If you work on a program by compiling single components at a time using gcc, you typically keep track of the units you modify. In order to build a consistent system, you compile not only these units, but also any units that depend on the units you have modified. For example, in the preceding case, if you edit gmain.adb, you only need to recompile that file. But if you edit greetings.ads, you must recompile both greetings.adb and gmain.adb, because both files contain units that depend on greetings.ads.

gnatbind will warn you if you forget one of these compilation steps, so that it is impossible to generate an inconsistent program as a result of forgetting to do a compilation. Nevertheless it is tedious and error-prone to keep track of dependencies among units. One approach to handle the dependency-bookkeeping is to use a makefile. However, makefiles present maintenance problems of their own: if the dependencies change as you change the program, you must make sure that the makefile is kept up-to-date manually, which is also an error-prone process.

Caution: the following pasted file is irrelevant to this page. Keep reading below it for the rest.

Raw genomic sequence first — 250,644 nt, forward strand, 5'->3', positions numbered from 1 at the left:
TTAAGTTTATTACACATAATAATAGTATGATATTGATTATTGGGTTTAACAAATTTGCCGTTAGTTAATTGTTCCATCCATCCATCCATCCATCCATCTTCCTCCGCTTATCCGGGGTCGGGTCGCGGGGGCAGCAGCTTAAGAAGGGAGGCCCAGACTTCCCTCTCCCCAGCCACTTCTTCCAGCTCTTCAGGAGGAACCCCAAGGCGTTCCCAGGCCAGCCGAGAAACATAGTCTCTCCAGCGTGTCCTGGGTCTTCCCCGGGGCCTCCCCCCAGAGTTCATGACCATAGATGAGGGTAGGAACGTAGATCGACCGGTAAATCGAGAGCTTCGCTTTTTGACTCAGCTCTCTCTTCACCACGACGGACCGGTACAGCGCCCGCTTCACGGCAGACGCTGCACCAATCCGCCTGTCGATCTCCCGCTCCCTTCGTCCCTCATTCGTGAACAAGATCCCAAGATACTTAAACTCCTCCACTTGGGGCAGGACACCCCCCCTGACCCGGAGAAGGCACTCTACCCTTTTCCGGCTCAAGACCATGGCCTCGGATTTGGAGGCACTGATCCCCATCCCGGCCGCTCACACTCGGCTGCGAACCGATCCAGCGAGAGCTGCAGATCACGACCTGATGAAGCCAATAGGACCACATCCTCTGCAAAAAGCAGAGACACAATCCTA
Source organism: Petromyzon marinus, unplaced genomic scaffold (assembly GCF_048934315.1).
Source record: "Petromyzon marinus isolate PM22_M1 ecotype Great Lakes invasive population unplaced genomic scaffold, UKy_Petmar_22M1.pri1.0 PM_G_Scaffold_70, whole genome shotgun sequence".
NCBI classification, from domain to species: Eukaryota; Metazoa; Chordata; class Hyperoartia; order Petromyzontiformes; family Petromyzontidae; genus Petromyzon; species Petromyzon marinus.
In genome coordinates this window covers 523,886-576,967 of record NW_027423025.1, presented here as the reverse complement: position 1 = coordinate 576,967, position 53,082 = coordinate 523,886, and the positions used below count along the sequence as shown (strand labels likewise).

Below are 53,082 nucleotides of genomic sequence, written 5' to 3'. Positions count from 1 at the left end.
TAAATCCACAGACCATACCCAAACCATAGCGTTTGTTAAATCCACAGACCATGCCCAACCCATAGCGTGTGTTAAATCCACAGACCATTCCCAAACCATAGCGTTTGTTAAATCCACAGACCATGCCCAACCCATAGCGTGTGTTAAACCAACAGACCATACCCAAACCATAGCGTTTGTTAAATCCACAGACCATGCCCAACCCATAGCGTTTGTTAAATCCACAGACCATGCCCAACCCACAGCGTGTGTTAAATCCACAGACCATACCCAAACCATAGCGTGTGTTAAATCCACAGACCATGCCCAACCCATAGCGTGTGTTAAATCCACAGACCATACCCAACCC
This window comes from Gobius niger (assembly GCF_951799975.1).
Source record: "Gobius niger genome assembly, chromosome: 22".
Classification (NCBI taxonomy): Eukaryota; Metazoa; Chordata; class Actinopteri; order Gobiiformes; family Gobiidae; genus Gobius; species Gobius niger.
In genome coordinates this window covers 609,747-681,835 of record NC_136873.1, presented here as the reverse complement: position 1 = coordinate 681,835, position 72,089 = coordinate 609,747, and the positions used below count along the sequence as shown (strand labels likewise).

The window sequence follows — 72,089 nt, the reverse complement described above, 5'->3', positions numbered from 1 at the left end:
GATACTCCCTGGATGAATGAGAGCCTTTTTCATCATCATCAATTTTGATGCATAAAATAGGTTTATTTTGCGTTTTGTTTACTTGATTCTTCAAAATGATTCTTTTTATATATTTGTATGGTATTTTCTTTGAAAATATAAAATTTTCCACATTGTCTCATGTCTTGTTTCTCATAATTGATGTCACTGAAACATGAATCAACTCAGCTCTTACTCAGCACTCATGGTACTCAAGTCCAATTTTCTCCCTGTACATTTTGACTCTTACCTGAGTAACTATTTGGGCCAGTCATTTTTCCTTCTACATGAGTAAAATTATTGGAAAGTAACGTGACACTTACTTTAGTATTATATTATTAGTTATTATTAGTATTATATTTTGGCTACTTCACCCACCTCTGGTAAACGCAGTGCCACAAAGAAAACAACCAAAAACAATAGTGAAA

The gnatmake utility takes care of these details automatically. Invoke it using either one of the following forms:

$ gnatmake gmain.adb
$ gnatmake gmain

The argument is the name of the file containing the main program; you may omit the extension. gnatmake examines the environment, automatically recompiles any files that need recompiling, and binds and links the resulting set of object files, generating the executable file, gmain. In a large program, it can be extremely helpful to use gnatmake, because working out by hand what needs to be recompiled can be difficult.

Note that gnatmake takes into account all the Ada rules that establish dependencies among units. These include dependencies that result from inlining subprogram bodies, and from generic instantiation. Unlike some other Ada make tools, gnatmake does not rely on the dependencies that were found by the compiler on a previous compilation, which may possibly be wrong when sources change. gnatmake determines the exact set of dependencies from scratch each time it is run.